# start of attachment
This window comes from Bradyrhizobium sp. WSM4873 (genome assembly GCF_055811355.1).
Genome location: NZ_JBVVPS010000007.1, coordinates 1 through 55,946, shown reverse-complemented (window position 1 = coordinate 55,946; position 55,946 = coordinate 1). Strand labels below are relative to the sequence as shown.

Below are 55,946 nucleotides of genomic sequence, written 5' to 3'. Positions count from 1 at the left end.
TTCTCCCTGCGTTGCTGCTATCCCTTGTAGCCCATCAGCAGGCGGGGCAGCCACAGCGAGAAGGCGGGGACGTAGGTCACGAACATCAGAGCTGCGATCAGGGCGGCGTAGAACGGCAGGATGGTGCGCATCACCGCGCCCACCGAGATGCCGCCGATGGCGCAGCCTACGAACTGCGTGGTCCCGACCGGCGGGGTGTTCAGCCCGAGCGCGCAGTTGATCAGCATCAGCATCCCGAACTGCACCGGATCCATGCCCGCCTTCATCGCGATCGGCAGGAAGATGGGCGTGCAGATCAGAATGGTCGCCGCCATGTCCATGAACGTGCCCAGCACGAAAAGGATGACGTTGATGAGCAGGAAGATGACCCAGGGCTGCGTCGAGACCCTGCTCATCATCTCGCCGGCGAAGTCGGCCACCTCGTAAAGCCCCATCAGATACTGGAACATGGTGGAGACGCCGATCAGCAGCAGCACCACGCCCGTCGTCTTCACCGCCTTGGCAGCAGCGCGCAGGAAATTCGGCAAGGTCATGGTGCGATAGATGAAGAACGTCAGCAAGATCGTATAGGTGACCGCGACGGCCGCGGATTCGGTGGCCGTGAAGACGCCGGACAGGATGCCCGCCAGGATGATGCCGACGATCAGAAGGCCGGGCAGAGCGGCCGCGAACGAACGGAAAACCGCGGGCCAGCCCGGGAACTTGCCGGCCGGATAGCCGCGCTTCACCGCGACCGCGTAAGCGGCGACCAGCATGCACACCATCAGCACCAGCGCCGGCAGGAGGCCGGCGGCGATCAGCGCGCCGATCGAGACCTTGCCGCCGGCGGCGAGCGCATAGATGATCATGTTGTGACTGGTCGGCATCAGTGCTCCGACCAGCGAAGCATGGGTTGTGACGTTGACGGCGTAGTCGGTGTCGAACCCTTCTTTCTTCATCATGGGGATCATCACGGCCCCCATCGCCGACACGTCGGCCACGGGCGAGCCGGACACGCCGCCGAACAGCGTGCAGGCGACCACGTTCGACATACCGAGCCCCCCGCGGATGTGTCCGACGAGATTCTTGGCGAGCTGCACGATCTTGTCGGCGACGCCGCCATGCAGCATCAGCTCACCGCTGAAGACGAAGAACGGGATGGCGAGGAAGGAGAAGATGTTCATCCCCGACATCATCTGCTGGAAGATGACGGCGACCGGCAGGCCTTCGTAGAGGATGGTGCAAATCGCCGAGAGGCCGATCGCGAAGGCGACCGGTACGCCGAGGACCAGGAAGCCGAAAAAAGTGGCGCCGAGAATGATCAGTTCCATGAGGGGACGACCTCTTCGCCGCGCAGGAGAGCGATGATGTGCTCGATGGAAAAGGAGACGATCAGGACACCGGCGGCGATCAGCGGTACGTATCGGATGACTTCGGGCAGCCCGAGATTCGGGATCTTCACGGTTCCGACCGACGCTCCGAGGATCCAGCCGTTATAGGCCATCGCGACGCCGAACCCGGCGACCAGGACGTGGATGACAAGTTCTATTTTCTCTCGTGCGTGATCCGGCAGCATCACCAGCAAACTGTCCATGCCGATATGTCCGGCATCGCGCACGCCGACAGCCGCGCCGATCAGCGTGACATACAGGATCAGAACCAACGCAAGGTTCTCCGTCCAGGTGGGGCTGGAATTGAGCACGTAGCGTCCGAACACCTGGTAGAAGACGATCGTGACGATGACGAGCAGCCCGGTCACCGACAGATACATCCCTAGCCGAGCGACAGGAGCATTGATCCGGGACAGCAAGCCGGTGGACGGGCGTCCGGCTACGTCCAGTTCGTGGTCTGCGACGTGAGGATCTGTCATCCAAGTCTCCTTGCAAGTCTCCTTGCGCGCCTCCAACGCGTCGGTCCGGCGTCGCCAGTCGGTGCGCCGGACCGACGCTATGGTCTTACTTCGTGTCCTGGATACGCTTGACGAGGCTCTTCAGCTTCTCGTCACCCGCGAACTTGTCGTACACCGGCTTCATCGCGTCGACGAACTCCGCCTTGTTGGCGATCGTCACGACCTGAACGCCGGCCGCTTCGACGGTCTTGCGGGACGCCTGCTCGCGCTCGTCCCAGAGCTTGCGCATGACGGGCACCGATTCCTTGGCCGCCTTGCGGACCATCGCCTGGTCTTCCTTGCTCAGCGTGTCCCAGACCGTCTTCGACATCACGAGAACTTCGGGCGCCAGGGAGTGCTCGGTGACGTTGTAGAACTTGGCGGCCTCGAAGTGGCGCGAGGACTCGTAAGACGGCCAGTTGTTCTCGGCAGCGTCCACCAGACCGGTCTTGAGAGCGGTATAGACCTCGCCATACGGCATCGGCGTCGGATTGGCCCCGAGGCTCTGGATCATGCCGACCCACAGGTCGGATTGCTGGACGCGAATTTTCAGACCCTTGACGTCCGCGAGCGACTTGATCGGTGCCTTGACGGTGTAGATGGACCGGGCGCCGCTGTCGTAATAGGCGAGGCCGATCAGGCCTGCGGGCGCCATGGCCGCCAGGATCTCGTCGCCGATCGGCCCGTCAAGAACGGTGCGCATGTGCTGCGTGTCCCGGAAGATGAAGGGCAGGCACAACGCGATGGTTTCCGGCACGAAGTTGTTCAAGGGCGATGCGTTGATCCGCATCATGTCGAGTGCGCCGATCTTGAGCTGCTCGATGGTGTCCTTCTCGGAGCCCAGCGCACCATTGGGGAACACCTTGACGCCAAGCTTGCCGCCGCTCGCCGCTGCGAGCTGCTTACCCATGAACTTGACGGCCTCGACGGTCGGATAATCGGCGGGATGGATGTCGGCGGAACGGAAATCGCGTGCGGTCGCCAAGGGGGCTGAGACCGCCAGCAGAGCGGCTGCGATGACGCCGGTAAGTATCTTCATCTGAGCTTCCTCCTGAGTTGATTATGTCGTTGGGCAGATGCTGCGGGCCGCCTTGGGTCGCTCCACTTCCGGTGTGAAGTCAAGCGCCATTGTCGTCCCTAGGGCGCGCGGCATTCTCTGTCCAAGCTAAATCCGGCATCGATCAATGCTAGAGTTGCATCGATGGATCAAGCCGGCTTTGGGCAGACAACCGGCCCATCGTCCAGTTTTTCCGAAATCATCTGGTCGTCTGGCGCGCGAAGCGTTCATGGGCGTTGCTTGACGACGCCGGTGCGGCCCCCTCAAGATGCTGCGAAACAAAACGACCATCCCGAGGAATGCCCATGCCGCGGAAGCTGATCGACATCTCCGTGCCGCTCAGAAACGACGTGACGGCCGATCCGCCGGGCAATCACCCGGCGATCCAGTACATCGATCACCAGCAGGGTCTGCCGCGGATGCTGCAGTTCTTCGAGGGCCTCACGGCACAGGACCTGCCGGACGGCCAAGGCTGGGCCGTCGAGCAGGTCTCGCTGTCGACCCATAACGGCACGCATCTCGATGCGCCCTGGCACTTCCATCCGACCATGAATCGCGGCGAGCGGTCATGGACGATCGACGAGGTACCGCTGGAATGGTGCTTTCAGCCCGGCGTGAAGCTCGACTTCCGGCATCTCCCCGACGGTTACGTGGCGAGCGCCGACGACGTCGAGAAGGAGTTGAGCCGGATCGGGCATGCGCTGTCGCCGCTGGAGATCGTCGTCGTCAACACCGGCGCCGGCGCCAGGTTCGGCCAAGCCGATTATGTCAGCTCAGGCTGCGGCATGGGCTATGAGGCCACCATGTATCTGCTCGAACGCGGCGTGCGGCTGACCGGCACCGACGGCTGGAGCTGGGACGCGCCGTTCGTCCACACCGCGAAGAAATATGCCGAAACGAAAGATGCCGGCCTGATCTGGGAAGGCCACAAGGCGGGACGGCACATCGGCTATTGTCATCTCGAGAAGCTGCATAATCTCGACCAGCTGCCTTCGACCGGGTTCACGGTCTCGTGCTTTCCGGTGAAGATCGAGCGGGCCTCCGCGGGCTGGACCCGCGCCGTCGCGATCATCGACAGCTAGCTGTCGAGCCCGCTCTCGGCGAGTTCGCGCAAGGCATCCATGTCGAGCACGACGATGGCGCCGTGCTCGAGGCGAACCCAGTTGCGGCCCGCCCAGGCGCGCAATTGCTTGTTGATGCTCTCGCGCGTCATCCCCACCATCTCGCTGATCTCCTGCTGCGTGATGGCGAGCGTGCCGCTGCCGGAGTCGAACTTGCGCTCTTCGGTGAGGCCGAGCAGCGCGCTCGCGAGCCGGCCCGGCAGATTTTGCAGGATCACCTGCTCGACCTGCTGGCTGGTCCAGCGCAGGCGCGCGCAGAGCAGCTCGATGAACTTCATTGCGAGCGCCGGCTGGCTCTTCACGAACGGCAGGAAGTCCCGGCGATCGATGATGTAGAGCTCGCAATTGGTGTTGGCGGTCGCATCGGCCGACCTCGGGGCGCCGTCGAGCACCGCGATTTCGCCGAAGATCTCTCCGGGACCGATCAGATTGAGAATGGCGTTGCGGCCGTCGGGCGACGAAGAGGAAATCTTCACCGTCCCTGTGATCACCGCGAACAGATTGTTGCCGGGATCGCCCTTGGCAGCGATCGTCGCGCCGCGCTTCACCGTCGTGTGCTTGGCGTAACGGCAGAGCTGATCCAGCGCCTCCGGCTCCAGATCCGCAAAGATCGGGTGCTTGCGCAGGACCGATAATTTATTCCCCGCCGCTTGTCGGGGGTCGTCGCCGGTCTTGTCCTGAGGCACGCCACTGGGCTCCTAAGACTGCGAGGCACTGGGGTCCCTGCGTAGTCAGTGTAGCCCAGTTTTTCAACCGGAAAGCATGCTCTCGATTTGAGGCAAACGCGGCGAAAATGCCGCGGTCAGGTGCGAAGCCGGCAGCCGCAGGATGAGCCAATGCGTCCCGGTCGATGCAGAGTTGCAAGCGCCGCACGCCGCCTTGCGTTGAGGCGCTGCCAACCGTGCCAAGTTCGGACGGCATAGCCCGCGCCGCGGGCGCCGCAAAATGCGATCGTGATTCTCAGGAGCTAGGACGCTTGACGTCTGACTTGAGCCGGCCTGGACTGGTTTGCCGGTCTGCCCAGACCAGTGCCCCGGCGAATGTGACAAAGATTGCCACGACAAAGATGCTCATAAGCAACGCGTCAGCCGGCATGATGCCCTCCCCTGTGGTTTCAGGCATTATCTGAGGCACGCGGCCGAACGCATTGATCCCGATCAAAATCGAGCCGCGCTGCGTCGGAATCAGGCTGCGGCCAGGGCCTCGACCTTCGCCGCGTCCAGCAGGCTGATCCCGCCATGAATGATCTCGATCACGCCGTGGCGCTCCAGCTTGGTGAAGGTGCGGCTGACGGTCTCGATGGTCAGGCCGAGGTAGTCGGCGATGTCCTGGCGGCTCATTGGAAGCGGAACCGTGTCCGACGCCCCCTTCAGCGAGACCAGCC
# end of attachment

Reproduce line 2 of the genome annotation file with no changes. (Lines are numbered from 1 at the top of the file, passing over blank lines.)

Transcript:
Genome location: NZ_JBVVPS010000007.1, coordinates 1 through 55,946, shown reverse-complemented (window position 1 = coordinate 55,946; position 55,946 = coordinate 1). Strand labels below are relative to the sequence as shown.